One thing to keep in mind when you get a traffic ticket is that you have a right within Florida law to question your accuser, meaning the police officer. “If you do have to make a court appearance, another option is to try to reschedule it to increase the odds that the ticketing officer doesn’t show,” suggested speeding ticket author Alex Carroll.
It is also often a good idea to speak with the district attorney to check about the possibility of having the infraction reduced. Plea bargaining can be smart in traffic court, whether it’s a speeding or parking ticket. It’s expensive on both sides to go to trial, so Polk County will often want you to just pay a fee so your case isn’t clogging up the system.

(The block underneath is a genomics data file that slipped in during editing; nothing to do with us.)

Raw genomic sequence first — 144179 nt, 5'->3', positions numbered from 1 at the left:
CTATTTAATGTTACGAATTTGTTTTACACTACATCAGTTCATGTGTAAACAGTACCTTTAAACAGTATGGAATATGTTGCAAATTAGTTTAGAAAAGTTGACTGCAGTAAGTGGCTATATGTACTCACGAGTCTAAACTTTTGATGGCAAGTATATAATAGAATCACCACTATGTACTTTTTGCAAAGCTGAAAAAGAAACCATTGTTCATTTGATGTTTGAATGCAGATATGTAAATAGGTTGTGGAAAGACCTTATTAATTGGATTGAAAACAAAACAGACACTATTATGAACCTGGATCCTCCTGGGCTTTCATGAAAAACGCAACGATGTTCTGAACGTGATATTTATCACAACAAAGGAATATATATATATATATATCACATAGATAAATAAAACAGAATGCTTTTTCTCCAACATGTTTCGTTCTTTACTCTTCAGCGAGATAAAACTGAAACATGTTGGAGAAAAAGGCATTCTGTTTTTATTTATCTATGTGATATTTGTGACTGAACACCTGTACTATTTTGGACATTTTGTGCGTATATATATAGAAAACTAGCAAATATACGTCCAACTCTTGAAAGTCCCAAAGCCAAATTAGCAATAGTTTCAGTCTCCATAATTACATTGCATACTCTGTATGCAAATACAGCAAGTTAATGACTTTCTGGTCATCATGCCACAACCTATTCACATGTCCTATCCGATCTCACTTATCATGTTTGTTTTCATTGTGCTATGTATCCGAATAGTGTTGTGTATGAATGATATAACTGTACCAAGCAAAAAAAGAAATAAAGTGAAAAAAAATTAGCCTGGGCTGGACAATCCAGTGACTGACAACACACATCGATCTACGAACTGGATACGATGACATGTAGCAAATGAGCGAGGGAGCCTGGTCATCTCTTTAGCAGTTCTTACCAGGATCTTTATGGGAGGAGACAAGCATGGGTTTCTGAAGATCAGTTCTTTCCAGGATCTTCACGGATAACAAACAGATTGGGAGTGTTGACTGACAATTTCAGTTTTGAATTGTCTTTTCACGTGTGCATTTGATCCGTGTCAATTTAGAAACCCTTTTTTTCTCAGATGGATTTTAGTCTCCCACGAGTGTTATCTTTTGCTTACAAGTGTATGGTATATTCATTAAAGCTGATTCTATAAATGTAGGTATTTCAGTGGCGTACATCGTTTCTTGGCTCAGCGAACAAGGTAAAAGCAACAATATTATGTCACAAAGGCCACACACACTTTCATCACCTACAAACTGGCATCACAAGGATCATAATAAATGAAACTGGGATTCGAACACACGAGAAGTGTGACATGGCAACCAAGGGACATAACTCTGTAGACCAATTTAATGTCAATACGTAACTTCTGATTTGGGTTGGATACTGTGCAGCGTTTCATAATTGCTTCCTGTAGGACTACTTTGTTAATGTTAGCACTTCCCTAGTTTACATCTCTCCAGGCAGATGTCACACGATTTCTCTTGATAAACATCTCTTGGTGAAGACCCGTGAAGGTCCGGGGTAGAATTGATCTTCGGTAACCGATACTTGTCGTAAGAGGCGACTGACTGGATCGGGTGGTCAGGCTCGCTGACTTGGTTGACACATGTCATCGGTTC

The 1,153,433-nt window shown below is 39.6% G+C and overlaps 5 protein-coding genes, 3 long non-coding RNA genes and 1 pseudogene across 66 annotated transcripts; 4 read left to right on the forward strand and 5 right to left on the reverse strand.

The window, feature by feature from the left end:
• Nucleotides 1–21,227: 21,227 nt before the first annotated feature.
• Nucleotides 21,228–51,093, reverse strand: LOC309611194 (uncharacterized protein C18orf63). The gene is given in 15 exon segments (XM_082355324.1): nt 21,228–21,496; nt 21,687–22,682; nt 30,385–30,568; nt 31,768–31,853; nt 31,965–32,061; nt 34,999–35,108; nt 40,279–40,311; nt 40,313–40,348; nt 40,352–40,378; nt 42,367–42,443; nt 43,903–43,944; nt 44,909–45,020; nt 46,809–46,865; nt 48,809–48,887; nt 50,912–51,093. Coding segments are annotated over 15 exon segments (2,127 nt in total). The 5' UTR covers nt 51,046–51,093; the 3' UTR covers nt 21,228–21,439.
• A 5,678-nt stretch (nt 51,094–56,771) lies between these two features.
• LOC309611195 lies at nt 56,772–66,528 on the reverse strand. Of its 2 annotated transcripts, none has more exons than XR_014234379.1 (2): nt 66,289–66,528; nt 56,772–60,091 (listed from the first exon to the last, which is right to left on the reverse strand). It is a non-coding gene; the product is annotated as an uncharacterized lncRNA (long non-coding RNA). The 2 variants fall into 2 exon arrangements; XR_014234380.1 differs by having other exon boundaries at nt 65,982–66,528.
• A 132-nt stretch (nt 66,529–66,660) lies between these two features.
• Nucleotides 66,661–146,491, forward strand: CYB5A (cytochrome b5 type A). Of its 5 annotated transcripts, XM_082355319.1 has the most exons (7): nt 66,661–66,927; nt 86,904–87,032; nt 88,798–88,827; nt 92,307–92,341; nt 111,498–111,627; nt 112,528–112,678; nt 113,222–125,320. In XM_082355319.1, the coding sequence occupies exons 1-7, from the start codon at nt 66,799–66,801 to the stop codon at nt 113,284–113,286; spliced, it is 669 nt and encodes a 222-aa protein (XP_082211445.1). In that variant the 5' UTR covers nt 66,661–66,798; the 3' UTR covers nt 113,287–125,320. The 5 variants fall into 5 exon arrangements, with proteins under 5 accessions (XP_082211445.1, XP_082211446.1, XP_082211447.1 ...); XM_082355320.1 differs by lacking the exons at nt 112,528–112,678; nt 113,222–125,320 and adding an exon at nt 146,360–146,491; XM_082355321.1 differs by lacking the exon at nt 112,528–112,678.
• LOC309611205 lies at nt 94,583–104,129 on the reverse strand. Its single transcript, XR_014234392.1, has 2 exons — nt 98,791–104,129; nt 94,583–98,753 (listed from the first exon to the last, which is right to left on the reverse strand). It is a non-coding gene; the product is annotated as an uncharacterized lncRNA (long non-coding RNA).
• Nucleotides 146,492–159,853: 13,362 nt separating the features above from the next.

You can look over our other traffic ticket FAQ pages for more information on how to beat, contest, and get out of a speeding ticket. Another option is to discuss your case with one of our Polk County traffic ticket attorneys.
Note: You can take a look at the Florida statutes for yourself if interested. Speeding and related scenarios are discussed within the Florida Uniform Traffic Control Law (Title XXIII, Chapter 316), sections 316.183-316.1926. For a parking ticket, see sections 316.194-316.1967.